Okay. She’s entirely recognizable. We suck. Completely. And maybe she didn’t have a facelift.
Also sucking is most of Season 2.5. Some of the worst television we’ve ever seen (including reality TV and the first two seasons of TNG) can be found in this season. “Black Market” and “Scar” are inexcusable examples of missed potential and outside-of-canon continuity mistakes. We still have faith things get better with Season 3. This show is all about having faith.
I’ve kept this from Mandi to some extent, but there was a time when I truly loved anime. Like an ex you deeply regret, and therefore deny the existence of, my youthful foray into the world of anime as a source deep shame. I think back on those days and feel what I imagine is the same shame one would feel at the remembrance of a night spent in a dive hotel with a coked-out hooker.
And to be honest, I only ever dipped my toe into the murky anime pond. It started in childhood with Robotech (back when anime was Japanimation), but I lost interest soon after Ghost in the Shell, a movie I wore-out my VHS copy of, was released.
A few years later, I had a roommate who tried to get me to watch his stack of Macross tapes, but I just couldn’t do it. Anything even remotely akin to Transformers turns me completely off. That writes-off the whole mech-warrior (or as I call it meh-warrior) sub-genre.
So what is the hurdle? There’s a lot that’s great about anime. It’s often grittier than conventional animation. Until The Matrix, it was the only place cyberpunk had been done well on film at all. Anime is stylish and fast-paced. It’s usually sci-fi or fantasy with lasers and magic and sexy genetically enhanced ladies.
Anime films also seem to aim to deal with deeper themes than your average shoot-em-up sci-fi. But they often fail in this goal. And I think this is partly where the hurdle lays for me now. They’re philosophical, sure, but in a sophomoric, juvenile way. Anime might be a great way to expose existential and metaphysical themes to a younger audience, but as an adult they now seem terribly trite. And character development is generally the worst you’ll find outside of Episode I.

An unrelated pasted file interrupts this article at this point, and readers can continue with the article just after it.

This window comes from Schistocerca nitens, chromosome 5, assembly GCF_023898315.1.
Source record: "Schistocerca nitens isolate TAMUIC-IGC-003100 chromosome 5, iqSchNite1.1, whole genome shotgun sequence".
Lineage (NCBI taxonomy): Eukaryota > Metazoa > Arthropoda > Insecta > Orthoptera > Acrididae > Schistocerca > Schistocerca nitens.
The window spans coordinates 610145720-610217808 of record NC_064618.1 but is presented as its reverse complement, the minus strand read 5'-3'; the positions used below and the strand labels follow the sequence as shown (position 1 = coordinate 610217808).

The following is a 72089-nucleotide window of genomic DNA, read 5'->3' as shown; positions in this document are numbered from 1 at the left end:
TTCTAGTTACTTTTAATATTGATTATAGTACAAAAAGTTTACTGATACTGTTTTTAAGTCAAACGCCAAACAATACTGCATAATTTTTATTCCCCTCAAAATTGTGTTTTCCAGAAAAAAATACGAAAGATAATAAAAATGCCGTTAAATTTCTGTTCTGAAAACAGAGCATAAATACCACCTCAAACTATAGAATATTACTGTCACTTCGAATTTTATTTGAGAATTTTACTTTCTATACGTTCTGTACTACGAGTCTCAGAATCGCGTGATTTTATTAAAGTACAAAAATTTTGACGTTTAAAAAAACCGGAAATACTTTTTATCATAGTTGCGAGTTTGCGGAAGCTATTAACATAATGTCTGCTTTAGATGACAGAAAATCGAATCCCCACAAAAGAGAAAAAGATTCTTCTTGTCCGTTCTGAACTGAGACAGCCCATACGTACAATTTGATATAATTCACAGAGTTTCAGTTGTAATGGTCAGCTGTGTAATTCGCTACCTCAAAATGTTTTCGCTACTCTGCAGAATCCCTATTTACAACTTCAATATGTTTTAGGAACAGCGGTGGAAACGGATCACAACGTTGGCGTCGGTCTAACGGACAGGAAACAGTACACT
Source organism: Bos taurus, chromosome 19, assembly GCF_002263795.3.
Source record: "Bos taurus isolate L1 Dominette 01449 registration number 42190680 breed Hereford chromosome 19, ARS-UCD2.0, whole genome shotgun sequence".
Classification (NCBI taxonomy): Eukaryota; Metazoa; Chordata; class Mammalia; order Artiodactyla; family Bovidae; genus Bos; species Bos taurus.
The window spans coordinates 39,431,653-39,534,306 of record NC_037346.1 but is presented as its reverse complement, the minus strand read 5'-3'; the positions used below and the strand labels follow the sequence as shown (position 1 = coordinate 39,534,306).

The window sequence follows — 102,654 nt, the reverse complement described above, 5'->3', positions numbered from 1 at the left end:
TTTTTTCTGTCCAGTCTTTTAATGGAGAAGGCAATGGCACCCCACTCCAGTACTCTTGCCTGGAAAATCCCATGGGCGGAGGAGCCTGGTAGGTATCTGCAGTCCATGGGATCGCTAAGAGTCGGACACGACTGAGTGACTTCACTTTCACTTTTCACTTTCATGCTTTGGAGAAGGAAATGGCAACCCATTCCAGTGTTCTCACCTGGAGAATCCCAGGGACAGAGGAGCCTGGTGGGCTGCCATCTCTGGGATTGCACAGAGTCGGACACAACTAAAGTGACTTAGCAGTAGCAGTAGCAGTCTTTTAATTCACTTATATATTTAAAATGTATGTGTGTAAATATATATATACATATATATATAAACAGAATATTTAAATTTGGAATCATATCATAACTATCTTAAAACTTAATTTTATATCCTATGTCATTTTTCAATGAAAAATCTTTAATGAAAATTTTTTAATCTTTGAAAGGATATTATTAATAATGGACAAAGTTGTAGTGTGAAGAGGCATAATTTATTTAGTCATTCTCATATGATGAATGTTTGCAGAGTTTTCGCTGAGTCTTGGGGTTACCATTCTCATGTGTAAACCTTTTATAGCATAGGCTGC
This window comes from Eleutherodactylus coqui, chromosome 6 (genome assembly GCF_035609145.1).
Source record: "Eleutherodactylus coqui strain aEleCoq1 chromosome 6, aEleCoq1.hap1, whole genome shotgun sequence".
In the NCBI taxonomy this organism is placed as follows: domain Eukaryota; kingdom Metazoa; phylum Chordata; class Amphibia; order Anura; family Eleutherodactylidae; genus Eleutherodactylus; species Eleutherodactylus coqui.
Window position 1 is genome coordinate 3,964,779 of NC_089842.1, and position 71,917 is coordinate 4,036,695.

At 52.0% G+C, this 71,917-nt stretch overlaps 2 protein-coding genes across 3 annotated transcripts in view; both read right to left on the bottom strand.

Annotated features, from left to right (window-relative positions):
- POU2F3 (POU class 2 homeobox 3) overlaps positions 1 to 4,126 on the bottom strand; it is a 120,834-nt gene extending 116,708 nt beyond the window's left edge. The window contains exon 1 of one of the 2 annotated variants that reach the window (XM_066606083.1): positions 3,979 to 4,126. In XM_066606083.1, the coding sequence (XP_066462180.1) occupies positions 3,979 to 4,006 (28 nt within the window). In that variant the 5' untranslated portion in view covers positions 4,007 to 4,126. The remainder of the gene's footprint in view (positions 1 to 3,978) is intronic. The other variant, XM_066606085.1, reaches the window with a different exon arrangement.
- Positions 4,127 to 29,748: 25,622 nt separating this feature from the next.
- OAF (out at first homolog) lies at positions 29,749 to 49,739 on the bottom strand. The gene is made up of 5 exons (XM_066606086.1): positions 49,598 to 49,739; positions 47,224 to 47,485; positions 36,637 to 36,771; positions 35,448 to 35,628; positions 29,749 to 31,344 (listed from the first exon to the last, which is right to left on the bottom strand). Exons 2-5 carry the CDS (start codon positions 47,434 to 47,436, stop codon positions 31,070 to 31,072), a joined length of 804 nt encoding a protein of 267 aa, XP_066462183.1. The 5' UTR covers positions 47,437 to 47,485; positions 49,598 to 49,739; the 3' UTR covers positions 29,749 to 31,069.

Not to mention tentacle rape. WTF?
Of course, there is one anime director whose work we adore. Hayao Miyazaki‘s films spellbind us.
Even Tim Burton doesn’t blend surreal, horrific imagery with a whimsical sense of magical wonder with such alacrity. I’m not sure I’ve seen a movie which so unexpectedly blew my mind as Spirited Away or if there’s ever been such a truly effed up movie as My Neighbor Totoro to give me warm fuzzies. In fact, Miyazaki movies might be the only films to awaken that sleeping sentimental giant within me at all these days.
Also in this episode, we unveil the first installment of a short series of Battlestar Galactica chatter called Project GalacTALKa. Each week, we’ll talk about our impressions of this celebrated sci-fi television show as we watch it for the first time. Discussion will be entirely spoilerific, for those who have watched the entire series (or have seen it up to the same point we have). We give you this fair warning as we’ve remained relatively spoiler-free and wish to remain so. Basically we’re having our ambrosia and drinking it too.